CTB/McGraw-Hill is in line to develop the new standardized test that will be offered to Georgia students this coming school year, according to documents released by the state today.
The company — which crafted the Criterion-Referenced Competency Test Georgia is moving away from — is close to receiving a $107.8-million, five-year contract to develop the CRCT’s successor, the Georgia Measures of Academic Progress.
Georgia’s Department of Administrative Services, the state’s procurement agency, released its ‘notice of intent to award’ today, which named CTB/McGraw-Hill as the top bidder for the testing contract.
Data Recognition Corporation and NCS Pearson, Inc. also submitted bids to develop the test, but the state Board of Education chose CTB/McGraw-Hill.
The state and CTB/McGraw-Hill can’t technically enter into a contract until May 27, the end of a 10-day window during which unsuccessful bidders can file a protest.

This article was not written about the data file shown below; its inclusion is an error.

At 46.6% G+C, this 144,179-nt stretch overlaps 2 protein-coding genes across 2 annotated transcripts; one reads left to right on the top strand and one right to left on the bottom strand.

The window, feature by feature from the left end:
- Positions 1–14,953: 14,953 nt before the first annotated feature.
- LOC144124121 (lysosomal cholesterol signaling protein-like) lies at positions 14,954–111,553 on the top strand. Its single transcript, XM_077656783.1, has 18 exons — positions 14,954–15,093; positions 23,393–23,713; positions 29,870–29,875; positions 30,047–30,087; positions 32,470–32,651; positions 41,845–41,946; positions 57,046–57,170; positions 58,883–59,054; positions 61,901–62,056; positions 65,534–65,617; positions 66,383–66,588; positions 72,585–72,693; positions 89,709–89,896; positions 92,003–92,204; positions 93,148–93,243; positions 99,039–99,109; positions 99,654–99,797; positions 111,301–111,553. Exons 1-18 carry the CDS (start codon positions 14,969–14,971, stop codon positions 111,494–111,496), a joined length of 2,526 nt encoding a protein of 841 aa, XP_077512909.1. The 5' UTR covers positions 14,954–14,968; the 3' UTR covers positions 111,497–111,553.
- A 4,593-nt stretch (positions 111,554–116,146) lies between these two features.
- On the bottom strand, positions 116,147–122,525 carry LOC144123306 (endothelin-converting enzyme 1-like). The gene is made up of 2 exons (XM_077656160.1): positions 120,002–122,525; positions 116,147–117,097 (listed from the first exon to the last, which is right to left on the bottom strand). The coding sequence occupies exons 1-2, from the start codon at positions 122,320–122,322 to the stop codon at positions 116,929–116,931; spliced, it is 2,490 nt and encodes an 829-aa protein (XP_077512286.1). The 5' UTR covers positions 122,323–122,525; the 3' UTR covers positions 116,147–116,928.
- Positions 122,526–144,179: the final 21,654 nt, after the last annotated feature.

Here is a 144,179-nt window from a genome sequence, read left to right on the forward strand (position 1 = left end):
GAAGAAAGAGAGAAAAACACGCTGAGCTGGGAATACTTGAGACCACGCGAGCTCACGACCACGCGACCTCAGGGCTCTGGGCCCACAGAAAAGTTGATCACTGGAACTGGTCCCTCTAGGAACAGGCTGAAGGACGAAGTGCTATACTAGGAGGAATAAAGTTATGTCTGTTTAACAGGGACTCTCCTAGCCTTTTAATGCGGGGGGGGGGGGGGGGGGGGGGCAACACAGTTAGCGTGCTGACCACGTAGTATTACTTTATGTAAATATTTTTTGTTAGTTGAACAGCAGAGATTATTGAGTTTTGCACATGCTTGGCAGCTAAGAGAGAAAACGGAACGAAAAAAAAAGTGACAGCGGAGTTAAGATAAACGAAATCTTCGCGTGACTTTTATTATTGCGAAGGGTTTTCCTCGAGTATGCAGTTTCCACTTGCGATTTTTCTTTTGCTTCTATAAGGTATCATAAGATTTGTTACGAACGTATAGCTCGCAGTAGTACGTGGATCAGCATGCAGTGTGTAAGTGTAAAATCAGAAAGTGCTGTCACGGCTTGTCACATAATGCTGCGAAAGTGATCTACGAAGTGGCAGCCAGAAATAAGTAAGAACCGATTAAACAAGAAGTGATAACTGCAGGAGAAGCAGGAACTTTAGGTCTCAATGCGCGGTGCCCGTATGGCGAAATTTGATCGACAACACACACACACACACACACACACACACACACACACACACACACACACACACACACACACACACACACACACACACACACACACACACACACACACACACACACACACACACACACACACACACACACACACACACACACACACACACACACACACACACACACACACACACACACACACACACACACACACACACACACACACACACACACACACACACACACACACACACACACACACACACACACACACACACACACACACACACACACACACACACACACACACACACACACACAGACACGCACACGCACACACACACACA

State education officials are not permitted to discuss the contract or explain why CTB/McGraw-Hill was chosen until after that protest period.
They have spoken in general terms about the new test, which they have said will be very different than the CRCT.
Unlike the multiple-choice CRCT, the new test will have more open-ended questions, which will have to be graded by people. And while 35 percent of the CRCT was administered online last year, state education officials expect the new test to be an entirely online affair in five years.
The new test will be more difficult, and the state is increasing the number of questions students must answer correctly to get what is considered a passing score.
In 2011, when the state applied for a waiver from the No Child Left Behind federal education law, Georgia agreed to administer a new standardized test and to raise the bar students had to clear to pass it.
State education officials say the low bar students cleared to pass the CRCT gave parents and educators a false impression of academic progress.
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